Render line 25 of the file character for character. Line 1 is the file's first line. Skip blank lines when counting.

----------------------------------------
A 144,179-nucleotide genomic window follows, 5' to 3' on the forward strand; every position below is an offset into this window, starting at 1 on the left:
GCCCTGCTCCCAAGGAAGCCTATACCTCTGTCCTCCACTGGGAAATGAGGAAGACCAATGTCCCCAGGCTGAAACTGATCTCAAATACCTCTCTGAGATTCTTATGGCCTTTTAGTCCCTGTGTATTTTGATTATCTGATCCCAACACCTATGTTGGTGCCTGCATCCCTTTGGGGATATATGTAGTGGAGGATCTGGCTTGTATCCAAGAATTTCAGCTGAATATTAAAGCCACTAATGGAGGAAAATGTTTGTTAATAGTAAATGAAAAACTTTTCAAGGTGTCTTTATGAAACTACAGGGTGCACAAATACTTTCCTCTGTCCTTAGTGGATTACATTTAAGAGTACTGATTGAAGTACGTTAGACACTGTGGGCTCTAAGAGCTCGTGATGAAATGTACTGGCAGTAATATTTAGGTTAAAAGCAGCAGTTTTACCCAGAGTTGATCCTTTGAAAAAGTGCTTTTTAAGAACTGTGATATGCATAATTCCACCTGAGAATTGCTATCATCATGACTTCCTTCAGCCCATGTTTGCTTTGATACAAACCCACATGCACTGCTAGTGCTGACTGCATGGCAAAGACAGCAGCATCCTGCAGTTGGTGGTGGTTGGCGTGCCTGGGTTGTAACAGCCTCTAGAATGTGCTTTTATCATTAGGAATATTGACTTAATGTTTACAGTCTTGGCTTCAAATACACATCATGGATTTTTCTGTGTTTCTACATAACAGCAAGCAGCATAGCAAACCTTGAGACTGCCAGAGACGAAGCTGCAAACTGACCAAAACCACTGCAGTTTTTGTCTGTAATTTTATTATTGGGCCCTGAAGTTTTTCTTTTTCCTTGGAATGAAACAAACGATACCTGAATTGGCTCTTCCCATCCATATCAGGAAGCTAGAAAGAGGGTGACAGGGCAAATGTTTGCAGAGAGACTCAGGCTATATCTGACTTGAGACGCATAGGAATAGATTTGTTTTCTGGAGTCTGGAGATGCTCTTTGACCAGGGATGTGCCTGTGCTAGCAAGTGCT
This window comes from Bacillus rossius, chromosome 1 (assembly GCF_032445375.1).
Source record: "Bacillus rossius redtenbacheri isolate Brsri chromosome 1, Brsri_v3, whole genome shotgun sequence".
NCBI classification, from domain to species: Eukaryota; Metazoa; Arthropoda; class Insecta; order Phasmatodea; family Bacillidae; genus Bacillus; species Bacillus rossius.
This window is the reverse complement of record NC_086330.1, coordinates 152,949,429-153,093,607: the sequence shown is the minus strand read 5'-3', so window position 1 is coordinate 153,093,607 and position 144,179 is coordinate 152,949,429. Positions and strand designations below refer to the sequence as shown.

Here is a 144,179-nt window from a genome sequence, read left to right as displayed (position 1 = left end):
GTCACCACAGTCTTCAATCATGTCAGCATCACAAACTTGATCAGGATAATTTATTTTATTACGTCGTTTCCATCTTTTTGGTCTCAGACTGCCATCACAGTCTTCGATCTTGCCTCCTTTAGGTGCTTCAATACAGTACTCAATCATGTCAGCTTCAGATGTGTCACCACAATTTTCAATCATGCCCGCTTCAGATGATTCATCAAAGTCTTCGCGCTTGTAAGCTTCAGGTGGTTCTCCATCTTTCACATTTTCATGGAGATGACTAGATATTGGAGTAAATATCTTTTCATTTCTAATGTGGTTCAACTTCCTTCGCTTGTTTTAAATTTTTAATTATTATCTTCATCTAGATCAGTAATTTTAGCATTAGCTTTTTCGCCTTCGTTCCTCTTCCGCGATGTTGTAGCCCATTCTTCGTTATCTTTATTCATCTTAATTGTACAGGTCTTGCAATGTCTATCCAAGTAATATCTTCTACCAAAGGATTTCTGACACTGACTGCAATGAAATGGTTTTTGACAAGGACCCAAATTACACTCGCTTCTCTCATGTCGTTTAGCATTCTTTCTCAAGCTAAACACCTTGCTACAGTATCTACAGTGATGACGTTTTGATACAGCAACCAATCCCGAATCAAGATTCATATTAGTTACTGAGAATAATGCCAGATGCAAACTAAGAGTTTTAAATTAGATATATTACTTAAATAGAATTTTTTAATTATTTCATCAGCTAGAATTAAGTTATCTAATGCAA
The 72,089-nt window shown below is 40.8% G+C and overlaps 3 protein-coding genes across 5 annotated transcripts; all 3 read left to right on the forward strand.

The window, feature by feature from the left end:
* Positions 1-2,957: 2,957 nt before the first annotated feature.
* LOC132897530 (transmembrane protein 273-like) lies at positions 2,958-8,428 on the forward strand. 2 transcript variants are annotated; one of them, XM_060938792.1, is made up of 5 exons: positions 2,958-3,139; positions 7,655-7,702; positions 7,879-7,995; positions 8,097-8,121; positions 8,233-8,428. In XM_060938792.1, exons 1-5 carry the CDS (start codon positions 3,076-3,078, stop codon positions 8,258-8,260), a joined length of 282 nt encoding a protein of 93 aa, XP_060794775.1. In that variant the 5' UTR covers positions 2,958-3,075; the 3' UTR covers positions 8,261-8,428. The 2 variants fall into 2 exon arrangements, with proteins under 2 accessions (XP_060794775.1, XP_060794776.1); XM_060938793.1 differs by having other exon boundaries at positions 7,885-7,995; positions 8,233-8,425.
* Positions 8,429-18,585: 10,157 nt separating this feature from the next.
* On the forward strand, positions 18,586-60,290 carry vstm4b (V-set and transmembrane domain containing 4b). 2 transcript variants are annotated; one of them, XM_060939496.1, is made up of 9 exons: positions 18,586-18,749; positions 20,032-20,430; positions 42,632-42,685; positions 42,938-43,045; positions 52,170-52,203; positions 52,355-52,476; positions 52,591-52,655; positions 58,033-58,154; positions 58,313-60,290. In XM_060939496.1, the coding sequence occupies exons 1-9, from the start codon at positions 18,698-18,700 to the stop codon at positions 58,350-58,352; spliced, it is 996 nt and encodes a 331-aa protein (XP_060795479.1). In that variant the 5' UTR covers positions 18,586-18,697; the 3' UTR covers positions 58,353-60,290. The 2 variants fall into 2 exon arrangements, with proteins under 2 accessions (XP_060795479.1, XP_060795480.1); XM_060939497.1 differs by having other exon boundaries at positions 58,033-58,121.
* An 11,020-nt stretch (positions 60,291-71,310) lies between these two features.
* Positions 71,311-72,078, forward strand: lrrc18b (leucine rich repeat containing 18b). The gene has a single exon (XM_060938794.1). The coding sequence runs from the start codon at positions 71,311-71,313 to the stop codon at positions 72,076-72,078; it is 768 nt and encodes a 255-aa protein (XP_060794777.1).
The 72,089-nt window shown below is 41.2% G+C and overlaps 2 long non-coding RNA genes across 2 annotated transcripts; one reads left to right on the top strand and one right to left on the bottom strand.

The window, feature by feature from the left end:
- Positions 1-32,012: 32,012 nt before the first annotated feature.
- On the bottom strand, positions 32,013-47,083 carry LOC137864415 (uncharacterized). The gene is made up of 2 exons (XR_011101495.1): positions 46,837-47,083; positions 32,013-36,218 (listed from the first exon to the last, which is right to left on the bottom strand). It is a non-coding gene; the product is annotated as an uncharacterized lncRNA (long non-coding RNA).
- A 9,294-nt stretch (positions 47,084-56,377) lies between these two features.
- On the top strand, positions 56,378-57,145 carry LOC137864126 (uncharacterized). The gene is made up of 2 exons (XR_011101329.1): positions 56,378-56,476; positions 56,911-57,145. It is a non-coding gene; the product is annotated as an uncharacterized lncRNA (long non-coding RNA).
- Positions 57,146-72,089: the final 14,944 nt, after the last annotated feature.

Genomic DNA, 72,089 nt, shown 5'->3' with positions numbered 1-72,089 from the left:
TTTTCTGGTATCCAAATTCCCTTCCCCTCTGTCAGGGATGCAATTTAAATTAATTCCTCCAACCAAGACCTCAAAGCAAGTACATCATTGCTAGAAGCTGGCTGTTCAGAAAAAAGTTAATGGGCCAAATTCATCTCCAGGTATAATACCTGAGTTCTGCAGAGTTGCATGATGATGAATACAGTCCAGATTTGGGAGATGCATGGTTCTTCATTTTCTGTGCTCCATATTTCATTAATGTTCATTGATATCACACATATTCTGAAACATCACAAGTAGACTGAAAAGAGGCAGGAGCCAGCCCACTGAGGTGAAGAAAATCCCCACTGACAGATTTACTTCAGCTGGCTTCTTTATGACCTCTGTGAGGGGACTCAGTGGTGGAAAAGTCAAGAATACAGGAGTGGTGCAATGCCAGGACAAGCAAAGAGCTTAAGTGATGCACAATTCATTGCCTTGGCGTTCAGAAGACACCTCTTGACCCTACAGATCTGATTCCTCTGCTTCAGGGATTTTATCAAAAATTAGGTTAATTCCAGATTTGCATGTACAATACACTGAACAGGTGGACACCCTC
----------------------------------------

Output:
TTTTCTGGTATCCAAATTCCCTTCCCCTCTGTCAGGGATGCAATTTAAATTAATTCCTCCAACCAAGACCTCAAAGCAAGTACATCATTGCTAGAAGCTGGCTGTTCAGAAAAAAGTTAATGGGCCAAATTCATCTCCAGGTATAATACCTGAGTTCTGCAGAGTTGCATGATGATGAATACAGTCCAGATTTGGGAGATGCATGGTTCTTCATTTTCTGTGCTCCATATTTCATTAATGTTCATTGATATCACACATATTCTGAAACATCACAAGTAGACTGAAAAGAGGCAGGAGCCAGCCCACTGAGGTGAAGAAAATCCCCACTGACAGATTTACTTCAGCTGGCTTCTTTATGACCTCTGTGAGGGGACTCAGTGGTGGAAAAGTCAAGAATACAGGAGTGGTGCAATGCCAGGACAAGCAAAGAGCTTAAGTGATGCACAATTCATTGCCTTGGCGTTCAGAAGACACCTCTTGACCCTACAGATCTGATTCCTCTGCTTCAGGGATTTTATCAAAAATTAGGTTAATTCCAGATTTGCATGTACAATACACTGAACAGGTGGACACCCTC